How to Survive a Salsa Congress.
What is a "salsa congress"? Well, I would briefly describe it as a "salsa frenzy" event! This is
an event that salsa lovers (mostly salsa addicts) come together from all over the country
(and the world depending on the size of the congress) to learn, dance, mingle and watch
awesome performances. It can be intimidating to attend if you are a first time attendee.
Here are some simple tips as to how to survive your first salsa congress.
**Be mentally and physically ready. You must be calm and excited at the same time but
not anxious. Do not let the idea of meeting very good dancers scare you. Tell yourself "I'm
going to have fun at this congress no matter what". Try to get some rest before you travel to
the congress. Many congresses have before the congress party. If you plan on attending a
party, you will need your energy level to be high. The parties are really nice and lots and lots
**Be honest about your skill level. This is truly very important if you want to have a
great experience. It is not to your advantage if you try to take an advance class when you
are truly a beginner. Think about this for a minute. Imagine the combo that will be taught has
double spins in it. You are a beginner that just learned how to do a single spin correctly and
doesn't have good balance yet and lacks proper tension in the arms. Do you think you as a
beginner will enjoy "trying" to do a double spin? I doubt it. Plus on top of that you will slow
down your dance partner (assuming the dance partner is advanced). You will learn so much
more if you choose the workshops appropriate to your skill level. Most people rate
themselves way too high. Yes they do. So do not do what most do. Be honest about your
skill level. It is really beneficial to do so.
**Bring a video recording device (with tripod if you can). I find this to be an extremely
useful tool especially if you bought a full pass and intend to take as many workshops as
possible. You will not be able to remember all the combos at the workshops. So to avoid
stressing out that you won't be able to get your moneys' worth because you will not be able
to remember the salsa lessons, the video recorder is your tool to document each workshop
so that you can go back and watch it at a later date and could take your time really learning
the lesson. This has helped me a lot in many years of attending salsa congresses. I still have
those combos and I do occasionally go back to check out what I learned years ago. Most
instructors will ask the class to bring out the camcorders after the workshop so you could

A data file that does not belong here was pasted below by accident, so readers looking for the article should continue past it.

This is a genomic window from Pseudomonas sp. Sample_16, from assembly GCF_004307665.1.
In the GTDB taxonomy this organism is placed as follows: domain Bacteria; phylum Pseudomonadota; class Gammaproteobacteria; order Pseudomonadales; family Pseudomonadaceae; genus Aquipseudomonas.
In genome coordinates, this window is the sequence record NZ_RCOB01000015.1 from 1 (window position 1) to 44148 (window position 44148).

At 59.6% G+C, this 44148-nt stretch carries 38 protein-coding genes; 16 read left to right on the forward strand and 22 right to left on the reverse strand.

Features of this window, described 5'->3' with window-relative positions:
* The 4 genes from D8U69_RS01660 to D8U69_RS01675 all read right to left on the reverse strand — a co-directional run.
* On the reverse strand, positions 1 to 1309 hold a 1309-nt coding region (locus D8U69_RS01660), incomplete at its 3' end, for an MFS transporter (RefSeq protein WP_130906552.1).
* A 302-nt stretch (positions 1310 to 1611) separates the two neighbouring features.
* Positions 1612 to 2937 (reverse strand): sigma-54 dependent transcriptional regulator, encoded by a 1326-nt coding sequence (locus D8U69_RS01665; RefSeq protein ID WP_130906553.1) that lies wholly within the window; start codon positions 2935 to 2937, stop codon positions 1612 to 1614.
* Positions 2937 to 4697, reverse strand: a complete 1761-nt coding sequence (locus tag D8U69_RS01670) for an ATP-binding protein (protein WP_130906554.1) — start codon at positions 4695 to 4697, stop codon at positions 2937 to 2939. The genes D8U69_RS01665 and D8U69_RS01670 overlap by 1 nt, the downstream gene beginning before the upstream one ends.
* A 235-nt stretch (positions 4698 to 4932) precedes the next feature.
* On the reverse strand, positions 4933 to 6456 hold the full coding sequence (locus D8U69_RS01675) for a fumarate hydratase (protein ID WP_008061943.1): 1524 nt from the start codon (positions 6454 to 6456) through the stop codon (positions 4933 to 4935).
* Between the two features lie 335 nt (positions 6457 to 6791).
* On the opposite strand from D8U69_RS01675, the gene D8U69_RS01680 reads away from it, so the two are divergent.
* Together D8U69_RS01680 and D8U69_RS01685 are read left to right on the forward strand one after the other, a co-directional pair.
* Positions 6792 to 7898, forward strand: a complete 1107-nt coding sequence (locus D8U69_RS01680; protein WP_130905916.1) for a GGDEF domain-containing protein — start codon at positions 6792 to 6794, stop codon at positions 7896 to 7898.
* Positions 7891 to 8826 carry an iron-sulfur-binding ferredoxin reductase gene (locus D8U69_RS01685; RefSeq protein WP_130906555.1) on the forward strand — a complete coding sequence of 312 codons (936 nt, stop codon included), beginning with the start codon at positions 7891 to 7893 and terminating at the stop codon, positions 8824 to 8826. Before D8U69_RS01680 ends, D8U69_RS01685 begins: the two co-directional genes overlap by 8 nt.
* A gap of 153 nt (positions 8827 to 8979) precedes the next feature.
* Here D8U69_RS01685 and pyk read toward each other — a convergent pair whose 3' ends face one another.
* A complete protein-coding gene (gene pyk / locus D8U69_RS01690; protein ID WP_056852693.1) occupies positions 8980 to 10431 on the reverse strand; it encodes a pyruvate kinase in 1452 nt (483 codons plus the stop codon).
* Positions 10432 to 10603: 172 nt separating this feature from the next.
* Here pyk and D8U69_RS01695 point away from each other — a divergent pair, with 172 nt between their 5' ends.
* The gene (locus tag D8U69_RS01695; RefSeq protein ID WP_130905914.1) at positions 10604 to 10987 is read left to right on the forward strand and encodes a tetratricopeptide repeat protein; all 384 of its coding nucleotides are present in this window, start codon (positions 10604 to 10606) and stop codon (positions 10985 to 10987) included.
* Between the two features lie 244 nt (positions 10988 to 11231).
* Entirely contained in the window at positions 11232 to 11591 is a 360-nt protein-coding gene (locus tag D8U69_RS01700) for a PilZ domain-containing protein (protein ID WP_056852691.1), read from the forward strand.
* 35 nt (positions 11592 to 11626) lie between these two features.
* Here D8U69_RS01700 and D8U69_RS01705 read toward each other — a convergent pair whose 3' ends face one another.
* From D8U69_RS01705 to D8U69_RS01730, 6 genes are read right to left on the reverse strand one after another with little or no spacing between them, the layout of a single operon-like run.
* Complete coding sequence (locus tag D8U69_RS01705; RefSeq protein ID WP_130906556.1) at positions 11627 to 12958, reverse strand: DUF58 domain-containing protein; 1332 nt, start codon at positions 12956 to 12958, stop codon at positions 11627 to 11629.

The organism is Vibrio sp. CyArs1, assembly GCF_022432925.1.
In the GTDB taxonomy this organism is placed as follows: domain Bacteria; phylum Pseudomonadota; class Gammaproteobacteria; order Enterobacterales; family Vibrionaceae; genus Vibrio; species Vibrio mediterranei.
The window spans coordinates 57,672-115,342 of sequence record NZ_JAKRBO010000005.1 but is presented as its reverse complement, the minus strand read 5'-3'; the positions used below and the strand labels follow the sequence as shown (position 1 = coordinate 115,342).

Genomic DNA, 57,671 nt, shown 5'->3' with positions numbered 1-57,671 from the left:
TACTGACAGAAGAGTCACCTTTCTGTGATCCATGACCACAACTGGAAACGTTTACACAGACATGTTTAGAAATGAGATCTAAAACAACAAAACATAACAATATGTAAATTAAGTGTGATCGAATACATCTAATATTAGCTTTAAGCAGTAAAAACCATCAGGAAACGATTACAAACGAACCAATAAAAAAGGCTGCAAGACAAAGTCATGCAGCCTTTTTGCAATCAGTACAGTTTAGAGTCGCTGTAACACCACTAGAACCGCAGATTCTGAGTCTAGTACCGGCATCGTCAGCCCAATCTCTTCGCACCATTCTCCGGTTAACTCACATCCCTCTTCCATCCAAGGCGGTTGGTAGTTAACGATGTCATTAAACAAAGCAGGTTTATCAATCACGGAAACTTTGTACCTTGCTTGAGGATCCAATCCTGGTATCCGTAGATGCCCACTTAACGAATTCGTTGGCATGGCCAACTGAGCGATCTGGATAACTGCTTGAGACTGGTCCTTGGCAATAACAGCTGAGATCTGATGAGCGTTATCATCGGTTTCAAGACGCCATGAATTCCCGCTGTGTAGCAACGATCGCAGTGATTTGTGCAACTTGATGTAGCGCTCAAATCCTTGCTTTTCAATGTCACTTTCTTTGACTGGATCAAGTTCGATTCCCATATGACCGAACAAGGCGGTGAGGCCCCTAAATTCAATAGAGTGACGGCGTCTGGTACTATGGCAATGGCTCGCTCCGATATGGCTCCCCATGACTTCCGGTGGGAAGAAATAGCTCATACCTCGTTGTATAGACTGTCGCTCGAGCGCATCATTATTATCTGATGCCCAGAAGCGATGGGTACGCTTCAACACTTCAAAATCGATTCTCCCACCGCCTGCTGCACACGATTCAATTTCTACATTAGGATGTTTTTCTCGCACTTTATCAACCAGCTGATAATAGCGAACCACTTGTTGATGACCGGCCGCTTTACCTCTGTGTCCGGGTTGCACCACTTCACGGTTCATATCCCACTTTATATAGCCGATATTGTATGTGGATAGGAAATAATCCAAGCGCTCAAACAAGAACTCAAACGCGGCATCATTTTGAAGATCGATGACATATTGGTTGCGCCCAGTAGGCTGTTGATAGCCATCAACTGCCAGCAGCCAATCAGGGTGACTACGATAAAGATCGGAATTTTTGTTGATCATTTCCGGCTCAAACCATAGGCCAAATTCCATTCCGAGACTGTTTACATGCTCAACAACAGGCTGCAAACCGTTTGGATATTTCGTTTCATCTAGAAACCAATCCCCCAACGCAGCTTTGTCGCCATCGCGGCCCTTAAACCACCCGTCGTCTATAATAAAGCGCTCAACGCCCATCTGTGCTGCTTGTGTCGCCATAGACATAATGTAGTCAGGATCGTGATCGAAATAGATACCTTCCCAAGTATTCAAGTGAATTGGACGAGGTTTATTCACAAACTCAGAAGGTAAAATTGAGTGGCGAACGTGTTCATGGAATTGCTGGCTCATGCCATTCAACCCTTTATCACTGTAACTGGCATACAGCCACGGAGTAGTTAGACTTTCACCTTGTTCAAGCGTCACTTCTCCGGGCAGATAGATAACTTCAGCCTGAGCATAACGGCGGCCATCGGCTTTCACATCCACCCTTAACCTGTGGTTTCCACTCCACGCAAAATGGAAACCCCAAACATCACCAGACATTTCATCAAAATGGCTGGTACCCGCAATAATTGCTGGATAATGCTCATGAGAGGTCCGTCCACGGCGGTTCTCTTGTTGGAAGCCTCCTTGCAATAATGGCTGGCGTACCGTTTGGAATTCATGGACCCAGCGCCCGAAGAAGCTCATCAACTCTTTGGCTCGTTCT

record the combo as they perform it for you. If the instructor doesn't allow any kind of
recording, ask someone who knows the combo if you could record them. Most will say yes
to your request. In my experience I have not been turned down with that kind of request.
Most salsa people at congresses are friendly and want to help.
**Bring your salsa gear and money. Do you have a "salsa bag"? This is your personal
bag that will have your shoes, shoe brush and other things you would like to bring to the
lessons. Why money? This is just in case you need to buy water or juice or other things. A
small towel is good to bring. Sometimes the room can be hot and some combos can make
you sweat. An extra shirt is not a bad idea to pack in your salsa bag.
**Have a great attitude at the workshops. Keep in mind, everyone in the class is there
to learn just like you. So instead of stressing out about the class, have a "going to learn"
attitude. This will make your experience a more pleasant one. Be friendly. It works every
time. A student who is not stressed out learns better.
**Bring healthy snacks and drinks. Remember your salsa bag? Do bring healthy snacks
with you like fruit or energy bars. Avoid candy or cookies. This will give you a burst of
energy but you will crash. The same goes with your choice of beverage. Avoid the sugary
energy drinks. Bring water instead. If you like to have some taste, you could purchase
Monavie Emv (very good energy drink - no crashing) or juices. You will be using a lot of
energy especially if you bought a full pass. That is all day workshops. You will need to
replenish your energy.
These are just a few things you can do to make you experience at your first salsa congress a
fulfilling one and one to never forget.
Please feel free to pass this on to your salsa buddies.
About the Author :
John "salseroblanko" Morey is a salsa instructor who started dancing in 2000, teaching in
2001 and has performed at several salsa congress including the West Coast Salsa Congress
in Los Angeles CA. Salseroblanko is noted for his fun teaching style and his attention to
detail in emphasizing great foundation. He is an engineer by day SALSERO all the time. He
has established the salsa scene in Greenville, SC and is currently the driving force in the
growth of Salsa in Huntsville, AL. www.salseroblanko.net
Article was written May 21, 2010.